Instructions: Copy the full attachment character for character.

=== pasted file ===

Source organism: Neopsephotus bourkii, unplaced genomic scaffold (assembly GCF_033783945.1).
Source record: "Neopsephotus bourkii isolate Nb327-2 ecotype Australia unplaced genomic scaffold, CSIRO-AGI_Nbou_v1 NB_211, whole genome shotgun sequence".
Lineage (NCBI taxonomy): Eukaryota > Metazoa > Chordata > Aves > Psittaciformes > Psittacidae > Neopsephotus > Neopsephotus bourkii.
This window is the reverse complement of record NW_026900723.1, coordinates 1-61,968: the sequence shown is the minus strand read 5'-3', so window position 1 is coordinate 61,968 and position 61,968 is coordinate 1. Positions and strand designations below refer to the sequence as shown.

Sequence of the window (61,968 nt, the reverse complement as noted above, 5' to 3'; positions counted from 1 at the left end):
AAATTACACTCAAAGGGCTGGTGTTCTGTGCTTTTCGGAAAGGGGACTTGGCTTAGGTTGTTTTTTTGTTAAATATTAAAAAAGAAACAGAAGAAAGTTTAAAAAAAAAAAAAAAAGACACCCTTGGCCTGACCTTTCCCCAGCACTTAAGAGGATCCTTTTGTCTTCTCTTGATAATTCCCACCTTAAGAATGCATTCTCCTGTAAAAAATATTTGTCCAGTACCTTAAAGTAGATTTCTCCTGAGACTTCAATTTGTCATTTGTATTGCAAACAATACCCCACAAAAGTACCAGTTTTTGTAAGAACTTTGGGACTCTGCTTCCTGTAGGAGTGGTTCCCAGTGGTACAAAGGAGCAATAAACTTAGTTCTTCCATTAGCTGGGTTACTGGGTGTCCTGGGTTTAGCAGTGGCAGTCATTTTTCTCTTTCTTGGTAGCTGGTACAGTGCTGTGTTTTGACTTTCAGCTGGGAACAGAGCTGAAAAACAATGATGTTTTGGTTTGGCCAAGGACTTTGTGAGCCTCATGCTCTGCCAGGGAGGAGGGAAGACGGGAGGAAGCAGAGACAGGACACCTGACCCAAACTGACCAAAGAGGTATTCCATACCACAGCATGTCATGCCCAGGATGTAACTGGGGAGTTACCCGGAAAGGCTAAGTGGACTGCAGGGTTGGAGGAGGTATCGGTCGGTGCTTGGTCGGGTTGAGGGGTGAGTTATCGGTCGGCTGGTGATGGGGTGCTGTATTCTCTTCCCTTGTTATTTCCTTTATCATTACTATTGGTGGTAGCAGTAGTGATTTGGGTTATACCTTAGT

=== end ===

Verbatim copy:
Source organism: Neopsephotus bourkii, unplaced genomic scaffold (assembly GCF_033783945.1).
Source record: "Neopsephotus bourkii isolate Nb327-2 ecotype Australia unplaced genomic scaffold, CSIRO-AGI_Nbou_v1 NB_211, whole genome shotgun sequence".
Lineage (NCBI taxonomy): Eukaryota > Metazoa > Chordata > Aves > Psittaciformes > Psittacidae > Neopsephotus > Neopsephotus bourkii.
This window is the reverse complement of record NW_026900723.1, coordinates 1-61,968: the sequence shown is the minus strand read 5'-3', so window position 1 is coordinate 61,968 and position 61,968 is coordinate 1. Positions and strand designations below refer to the sequence as shown.

Sequence of the window (61,968 nt, the reverse complement as noted above, 5' to 3'; positions counted from 1 at the left end):
AAATTACACTCAAAGGGCTGGTGTTCTGTGCTTTTCGGAAAGGGGACTTGGCTTAGGTTGTTTTTTTGTTAAATATTAAAAAAGAAACAGAAGAAAGTTTAAAAAAAAAAAAAAAAGACACCCTTGGCCTGACCTTTCCCCAGCACTTAAGAGGATCCTTTTGTCTTCTCTTGATAATTCCCACCTTAAGAATGCATTCTCCTGTAAAAAATATTTGTCCAGTACCTTAAAGTAGATTTCTCCTGAGACTTCAATTTGTCATTTGTATTGCAAACAATACCCCACAAAAGTACCAGTTTTTGTAAGAACTTTGGGACTCTGCTTCCTGTAGGAGTGGTTCCCAGTGGTACAAAGGAGCAATAAACTTAGTTCTTCCATTAGCTGGGTTACTGGGTGTCCTGGGTTTAGCAGTGGCAGTCATTTTTCTCTTTCTTGGTAGCTGGTACAGTGCTGTGTTTTGACTTTCAGCTGGGAACAGAGCTGAAAAACAATGATGTTTTGGTTTGGCCAAGGACTTTGTGAGCCTCATGCTCTGCCAGGGAGGAGGGAAGACGGGAGGAAGCAGAGACAGGACACCTGACCCAAACTGACCAAAGAGGTATTCCATACCACAGCATGTCATGCCCAGGATGTAACTGGGGAGTTACCCGGAAAGGCTAAGTGGACTGCAGGGTTGGAGGAGGTATCGGTCGGTGCTTGGTCGGGTTGAGGGGTGAGTTATCGGTCGGCTGGTGATGGGGTGCTGTATTCTCTTCCCTTGTTATTTCCTTTATCATTACTATTGGTGGTAGCAGTAGTGATTTGGGTTATACCTTAGT